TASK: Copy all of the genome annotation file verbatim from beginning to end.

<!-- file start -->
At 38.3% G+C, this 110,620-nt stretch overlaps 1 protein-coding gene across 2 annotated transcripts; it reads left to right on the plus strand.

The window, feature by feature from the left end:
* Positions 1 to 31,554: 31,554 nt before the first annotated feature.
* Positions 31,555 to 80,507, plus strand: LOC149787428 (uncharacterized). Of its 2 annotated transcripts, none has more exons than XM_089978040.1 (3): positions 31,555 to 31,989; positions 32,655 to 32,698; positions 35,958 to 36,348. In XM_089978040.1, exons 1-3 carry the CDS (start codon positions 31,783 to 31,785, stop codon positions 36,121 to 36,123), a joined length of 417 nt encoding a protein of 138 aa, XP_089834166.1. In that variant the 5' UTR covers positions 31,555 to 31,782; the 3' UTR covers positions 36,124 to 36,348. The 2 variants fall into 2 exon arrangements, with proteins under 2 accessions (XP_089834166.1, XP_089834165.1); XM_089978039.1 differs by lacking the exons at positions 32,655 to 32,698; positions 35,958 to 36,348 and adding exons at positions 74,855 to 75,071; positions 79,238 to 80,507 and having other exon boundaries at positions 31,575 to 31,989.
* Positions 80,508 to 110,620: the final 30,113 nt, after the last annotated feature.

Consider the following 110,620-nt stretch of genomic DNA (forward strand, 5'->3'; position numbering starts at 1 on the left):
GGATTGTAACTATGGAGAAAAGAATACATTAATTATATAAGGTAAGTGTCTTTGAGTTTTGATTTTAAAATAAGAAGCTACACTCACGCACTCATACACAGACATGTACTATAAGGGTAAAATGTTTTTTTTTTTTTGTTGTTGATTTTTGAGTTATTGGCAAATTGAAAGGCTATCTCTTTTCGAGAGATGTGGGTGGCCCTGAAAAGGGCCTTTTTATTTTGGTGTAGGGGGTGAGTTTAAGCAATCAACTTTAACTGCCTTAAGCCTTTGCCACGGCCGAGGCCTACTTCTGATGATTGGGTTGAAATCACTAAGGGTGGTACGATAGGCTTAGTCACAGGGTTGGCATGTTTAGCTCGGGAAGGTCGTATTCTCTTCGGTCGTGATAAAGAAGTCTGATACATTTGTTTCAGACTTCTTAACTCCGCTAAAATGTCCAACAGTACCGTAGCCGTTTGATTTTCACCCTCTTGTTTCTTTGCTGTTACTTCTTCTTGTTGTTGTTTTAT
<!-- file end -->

At 38.3% G+C, this 110,620-nt stretch overlaps 1 protein-coding gene across 2 annotated transcripts; it reads left to right on the plus strand.

The window, feature by feature from the left end:
* Positions 1 to 31,554: 31,554 nt before the first annotated feature.
* Positions 31,555 to 80,507, plus strand: LOC149787428 (uncharacterized). Of its 2 annotated transcripts, none has more exons than XM_089978040.1 (3): positions 31,555 to 31,989; positions 32,655 to 32,698; positions 35,958 to 36,348. In XM_089978040.1, exons 1-3 carry the CDS (start codon positions 31,783 to 31,785, stop codon positions 36,121 to 36,123), a joined length of 417 nt encoding a protein of 138 aa, XP_089834166.1. In that variant the 5' UTR covers positions 31,555 to 31,782; the 3' UTR covers positions 36,124 to 36,348. The 2 variants fall into 2 exon arrangements, with proteins under 2 accessions (XP_089834166.1, XP_089834165.1); XM_089978039.1 differs by lacking the exons at positions 32,655 to 32,698; positions 35,958 to 36,348 and adding exons at positions 74,855 to 75,071; positions 79,238 to 80,507 and having other exon boundaries at positions 31,575 to 31,989.
* Positions 80,508 to 110,620: the final 30,113 nt, after the last annotated feature.

Consider the following 110,620-nt stretch of genomic DNA (forward strand, 5'->3'; position numbering starts at 1 on the left):
GGATTGTAACTATGGAGAAAAGAATACATTAATTATATAAGGTAAGTGTCTTTGAGTTTTGATTTTAAAATAAGAAGCTACACTCACGCACTCATACACAGACATGTACTATAAGGGTAAAATGTTTTTTTTTTTTTGTTGTTGATTTTTGAGTTATTGGCAAATTGAAAGGCTATCTCTTTTCGAGAGATGTGGGTGGCCCTGAAAAGGGCCTTTTTATTTTGGTGTAGGGGGTGAGTTTAAGCAATCAACTTTAACTGCCTTAAGCCTTTGCCACGGCCGAGGCCTACTTCTGATGATTGGGTTGAAATCACTAAGGGTGGTACGATAGGCTTAGTCACAGGGTTGGCATGTTTAGCTCGGGAAGGTCGTATTCTCTTCGGTCGTGATAAAGAAGTCTGATACATTTGTTTCAGACTTCTTAACTCCGCTAAAATGTCCAACAGTACCGTAGCCGTTTGATTTTCACCCTCTTGTTTCTTTGCTGTTACTTCTTCTTGTTGTTGTTTTAT